For this part of the adventure, I’m representing Nimblefingers Bluegrass And Old Time Music Workshop in Sorrento, BC and the Pacific Bluegrass and Heritage Society (PBHS), based out of Vancouver, BC. These communities have been influential for me with progression on the banjo, performing, and of course making new friends who share the same musical passion as me. I’m proud and honoured to represent these two organizations.



Transition: From Work to Play

The most important part of preparations is my body. I could spend all my money on the best gear but it’s useless if I’m out of shape. My profession is my biggest advantage. I’m a Treeplanter. it’s not volunteer work and its not landscaping. It’s reforestation and it’s piece work. I get paid so many cents per tree to plant them into logged clear cuts across Canada. I live in my tent in a bush camp for a few months and plant anywhere from 2000 to 5000 trees a day.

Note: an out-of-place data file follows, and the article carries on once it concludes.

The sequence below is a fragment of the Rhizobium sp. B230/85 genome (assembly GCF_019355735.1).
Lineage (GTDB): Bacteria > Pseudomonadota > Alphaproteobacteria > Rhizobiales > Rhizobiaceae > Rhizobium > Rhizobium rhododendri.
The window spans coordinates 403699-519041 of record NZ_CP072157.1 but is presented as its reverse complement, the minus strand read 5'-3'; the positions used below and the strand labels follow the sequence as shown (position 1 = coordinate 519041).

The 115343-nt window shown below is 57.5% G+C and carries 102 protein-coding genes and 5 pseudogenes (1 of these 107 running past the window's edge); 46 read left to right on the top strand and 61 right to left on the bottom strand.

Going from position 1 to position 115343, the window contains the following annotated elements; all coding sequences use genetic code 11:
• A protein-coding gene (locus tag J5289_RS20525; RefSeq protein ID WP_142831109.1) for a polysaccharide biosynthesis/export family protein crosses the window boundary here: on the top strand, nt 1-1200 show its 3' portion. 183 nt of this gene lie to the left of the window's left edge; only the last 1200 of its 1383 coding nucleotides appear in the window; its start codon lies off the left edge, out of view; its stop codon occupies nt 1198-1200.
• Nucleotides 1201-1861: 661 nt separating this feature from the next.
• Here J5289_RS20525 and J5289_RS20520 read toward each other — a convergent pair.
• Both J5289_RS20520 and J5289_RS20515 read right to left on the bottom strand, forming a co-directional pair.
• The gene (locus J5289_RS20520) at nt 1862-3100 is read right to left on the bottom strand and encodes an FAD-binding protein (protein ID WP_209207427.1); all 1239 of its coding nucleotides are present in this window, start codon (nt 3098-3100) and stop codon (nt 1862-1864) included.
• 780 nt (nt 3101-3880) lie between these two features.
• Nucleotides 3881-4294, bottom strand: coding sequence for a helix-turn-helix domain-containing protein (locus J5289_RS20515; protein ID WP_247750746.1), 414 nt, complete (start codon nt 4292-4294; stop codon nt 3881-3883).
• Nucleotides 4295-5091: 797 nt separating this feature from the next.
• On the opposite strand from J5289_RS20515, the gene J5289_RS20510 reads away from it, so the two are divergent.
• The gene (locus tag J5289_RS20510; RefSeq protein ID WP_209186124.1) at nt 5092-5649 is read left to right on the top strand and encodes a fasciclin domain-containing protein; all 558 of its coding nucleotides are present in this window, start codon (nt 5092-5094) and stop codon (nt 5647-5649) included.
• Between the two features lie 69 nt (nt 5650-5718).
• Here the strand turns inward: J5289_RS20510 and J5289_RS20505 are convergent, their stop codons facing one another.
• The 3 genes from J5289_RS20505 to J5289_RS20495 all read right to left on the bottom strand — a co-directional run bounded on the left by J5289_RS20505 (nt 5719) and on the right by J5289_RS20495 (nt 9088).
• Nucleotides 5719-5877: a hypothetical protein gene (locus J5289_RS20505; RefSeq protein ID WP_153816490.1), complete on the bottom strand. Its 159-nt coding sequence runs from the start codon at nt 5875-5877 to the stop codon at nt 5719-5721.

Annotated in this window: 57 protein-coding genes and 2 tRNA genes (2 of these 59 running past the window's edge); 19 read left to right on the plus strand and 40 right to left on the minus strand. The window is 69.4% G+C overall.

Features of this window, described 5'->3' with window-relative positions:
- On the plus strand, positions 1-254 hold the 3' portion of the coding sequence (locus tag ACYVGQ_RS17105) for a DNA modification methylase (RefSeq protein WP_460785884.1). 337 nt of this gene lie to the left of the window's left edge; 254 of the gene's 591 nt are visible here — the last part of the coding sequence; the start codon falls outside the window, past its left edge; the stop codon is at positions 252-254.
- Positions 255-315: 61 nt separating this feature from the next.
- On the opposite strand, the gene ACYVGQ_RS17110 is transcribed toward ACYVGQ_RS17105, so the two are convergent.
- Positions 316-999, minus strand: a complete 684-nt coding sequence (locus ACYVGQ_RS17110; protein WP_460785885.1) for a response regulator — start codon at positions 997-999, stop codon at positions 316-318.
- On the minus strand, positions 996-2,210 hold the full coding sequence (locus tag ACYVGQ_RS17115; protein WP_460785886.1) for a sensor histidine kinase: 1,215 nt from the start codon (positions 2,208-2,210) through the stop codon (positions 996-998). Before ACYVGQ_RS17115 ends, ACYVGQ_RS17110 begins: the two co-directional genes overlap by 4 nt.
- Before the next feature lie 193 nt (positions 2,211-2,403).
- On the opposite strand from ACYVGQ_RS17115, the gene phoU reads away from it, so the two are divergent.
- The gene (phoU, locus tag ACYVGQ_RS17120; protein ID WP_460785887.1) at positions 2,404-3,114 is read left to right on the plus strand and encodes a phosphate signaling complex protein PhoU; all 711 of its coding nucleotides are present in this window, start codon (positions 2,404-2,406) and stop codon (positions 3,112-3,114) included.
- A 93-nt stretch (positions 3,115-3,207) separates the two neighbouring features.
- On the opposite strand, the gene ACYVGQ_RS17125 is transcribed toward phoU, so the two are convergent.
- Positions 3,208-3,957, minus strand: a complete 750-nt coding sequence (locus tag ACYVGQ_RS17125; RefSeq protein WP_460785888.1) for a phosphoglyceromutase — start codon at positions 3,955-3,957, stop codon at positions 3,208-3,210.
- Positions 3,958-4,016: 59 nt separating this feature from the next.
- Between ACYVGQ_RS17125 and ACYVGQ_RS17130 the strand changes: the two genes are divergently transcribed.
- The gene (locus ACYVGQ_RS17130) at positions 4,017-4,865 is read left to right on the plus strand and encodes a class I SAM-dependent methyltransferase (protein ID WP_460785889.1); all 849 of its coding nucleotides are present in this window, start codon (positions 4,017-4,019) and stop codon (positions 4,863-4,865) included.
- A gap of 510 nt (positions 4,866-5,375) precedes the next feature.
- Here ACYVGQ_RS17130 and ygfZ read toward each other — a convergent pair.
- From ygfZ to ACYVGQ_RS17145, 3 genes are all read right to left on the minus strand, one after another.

Google Treeplanting and you will find endless articles, poems and songs that all list the same trials and tribulations of the job. I will just say that it sucks. I love it so much but it fucking sucks! It’s the lifestyle that I love. We all have a love/hate relationship with this profession. Daily we move through the land stuffing thousands of seedlings into the ground only to eat, sleep in your tent, and wake up to do it again the next day. It’s dirty hard work but at the same time it’s beautiful, rhythmic, therapeutic and lucrative if done efficiently. This goes on for months!

Wait a minute, this sounds like an AT thru-hike except I don’t have to bend over every 3 steps. Sign me up.

planting trees on a mountain side in central Vancouver Island

planting trees on a mountain side in central Vancouver Island